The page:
Centennial Park has hosted some amazing concerts over the years. None more amazing than on 28 March 1992 when iconic Aussie band INXS rocked out at the ‘Concert for Life’!

The ‘Concert for Life’ was an event that was staged to raise funds for the Victor Chang Cardiac Research Centre and AIDS Patient Services and Research, at St Vincent’s Hospital.

There was a massive build-up, with around 100,000 patrons expected. This resulted in a range of Parliamentary debates and questions about logistics and transport for the crowds, with this exchange suggesting that it would entail the “biggest ever bus fleet scheduled for a single event in Sydney”.

As part of the build-up Michael Hutchence recorded this interview in Centennial Park.

 

The line up

What is amazing about the ‘Concert for Life’, apart from the headliners, is who else played that day. Also playing that day were:

  • Crowded House
  • Yothu Yindi
  • Wendy Matthews with Jenny Morris and Kate Ceberano
  • Jimmy Barnes and Diesel
  • James Reyne
  • James Blundell
  • Ratcat
  • Def FX
  • Troy Newman

 

Concert for Life 1992 - taken from The Daily Telegraph

Concert for Life 1992 – taken from The Daily Telegraph

 

It’s show time!

The Official Program for the event noted that the ticket price for the event was a $21 donation!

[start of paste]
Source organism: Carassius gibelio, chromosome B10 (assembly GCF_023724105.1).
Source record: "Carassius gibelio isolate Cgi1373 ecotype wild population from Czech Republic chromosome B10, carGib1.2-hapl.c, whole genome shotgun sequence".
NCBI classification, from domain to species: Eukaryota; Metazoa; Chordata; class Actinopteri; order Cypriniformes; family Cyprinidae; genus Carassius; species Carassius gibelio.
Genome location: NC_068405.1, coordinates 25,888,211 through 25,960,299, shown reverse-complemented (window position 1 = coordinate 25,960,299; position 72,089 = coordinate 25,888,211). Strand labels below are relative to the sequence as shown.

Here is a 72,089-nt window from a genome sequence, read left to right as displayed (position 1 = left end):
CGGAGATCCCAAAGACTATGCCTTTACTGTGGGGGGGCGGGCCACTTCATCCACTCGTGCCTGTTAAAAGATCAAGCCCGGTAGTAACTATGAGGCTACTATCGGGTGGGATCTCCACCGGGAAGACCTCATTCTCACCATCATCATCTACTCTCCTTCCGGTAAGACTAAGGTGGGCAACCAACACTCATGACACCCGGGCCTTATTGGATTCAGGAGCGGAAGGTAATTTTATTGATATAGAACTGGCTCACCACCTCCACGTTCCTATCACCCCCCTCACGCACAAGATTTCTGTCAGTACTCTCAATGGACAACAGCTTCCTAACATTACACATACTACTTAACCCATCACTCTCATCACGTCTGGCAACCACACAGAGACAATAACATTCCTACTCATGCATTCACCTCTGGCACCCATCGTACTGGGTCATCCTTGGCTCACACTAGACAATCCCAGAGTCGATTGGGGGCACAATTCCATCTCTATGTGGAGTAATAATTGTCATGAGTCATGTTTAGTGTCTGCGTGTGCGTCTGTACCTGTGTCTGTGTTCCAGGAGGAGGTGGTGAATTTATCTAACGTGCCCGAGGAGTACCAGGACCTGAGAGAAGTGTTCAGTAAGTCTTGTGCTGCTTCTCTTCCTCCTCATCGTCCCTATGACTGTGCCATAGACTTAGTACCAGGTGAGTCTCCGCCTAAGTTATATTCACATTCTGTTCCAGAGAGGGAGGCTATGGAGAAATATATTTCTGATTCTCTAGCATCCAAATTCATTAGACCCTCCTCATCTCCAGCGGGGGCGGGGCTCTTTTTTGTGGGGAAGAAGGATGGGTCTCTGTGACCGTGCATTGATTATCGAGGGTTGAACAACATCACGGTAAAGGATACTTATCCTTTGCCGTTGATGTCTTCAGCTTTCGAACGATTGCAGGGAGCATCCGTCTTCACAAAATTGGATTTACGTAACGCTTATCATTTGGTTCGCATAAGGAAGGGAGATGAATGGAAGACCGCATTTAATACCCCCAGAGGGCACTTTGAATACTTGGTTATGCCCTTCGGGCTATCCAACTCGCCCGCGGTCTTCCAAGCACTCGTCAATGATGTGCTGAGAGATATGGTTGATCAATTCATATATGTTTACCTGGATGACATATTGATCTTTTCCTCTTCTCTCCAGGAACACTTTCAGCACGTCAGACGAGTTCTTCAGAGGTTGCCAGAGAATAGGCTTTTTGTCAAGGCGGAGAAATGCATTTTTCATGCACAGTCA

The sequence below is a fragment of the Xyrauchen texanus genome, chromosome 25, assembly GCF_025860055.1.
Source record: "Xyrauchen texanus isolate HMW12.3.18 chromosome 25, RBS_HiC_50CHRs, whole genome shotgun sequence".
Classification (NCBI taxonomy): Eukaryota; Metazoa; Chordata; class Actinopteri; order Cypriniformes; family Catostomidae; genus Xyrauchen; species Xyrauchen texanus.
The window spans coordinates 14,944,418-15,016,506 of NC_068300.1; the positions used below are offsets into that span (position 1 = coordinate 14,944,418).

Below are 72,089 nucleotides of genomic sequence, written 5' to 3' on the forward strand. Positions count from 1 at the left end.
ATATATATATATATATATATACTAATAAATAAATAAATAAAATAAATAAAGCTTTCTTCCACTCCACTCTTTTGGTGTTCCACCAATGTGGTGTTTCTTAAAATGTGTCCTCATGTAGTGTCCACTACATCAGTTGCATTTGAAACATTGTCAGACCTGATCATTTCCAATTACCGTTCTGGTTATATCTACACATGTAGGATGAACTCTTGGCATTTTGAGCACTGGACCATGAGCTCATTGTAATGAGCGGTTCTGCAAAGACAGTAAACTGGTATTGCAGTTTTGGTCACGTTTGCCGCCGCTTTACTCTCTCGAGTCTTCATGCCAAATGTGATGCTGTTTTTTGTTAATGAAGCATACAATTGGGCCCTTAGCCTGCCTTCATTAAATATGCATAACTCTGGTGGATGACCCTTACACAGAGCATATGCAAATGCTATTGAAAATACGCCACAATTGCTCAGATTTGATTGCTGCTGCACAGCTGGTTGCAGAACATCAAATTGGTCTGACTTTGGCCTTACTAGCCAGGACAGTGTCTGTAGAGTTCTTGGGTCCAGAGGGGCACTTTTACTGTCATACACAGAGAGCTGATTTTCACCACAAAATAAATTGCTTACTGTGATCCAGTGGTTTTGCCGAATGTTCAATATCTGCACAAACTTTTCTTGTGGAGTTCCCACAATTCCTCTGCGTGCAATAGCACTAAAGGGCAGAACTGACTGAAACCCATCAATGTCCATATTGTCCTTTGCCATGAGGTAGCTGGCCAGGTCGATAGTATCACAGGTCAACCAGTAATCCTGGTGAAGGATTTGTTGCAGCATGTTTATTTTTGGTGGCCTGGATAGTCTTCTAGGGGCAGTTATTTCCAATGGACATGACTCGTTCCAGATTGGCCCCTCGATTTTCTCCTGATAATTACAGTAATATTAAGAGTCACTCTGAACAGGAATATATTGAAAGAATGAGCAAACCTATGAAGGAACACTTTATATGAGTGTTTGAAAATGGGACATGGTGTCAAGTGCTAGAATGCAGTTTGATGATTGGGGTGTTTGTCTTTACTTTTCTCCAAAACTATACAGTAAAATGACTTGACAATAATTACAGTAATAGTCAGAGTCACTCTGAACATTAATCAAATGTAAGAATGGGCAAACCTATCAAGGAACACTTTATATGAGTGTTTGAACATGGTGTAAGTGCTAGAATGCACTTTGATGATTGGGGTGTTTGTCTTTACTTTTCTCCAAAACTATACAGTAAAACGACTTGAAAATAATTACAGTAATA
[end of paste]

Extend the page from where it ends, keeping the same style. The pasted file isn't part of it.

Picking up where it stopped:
The event, however, was hampered by inclement weather. It was reported that 62,000 still turned out. Despite this, INXS played a memorable set:

  1. Guns in the Sky
  2. Send a Message
  3. The Stairs
  4. Mystify
  5. Bitter Tears
  6. Taste It
  7. Need You Tonight
  8. Mediate
  9. Disappear
  10. All Around
  11. Suicide Blonde
  12. What You Need
  13. Kick
  14. Never Tear Us Apart
  15. Baby Don’t Cry

 

Watch INXS live in Centennial Park!

Through the wonders of Youtube, you can go back in time and actually watch a live version of “Mistify” from the night. Take note of the fantastic flyover of Centennial Park at the beginning!

 

 

It’s great vision, but want to hear the concert in full? Click here to hear the audio.

Yet another fascinating chapter in the life of Centennial Parklands.

 

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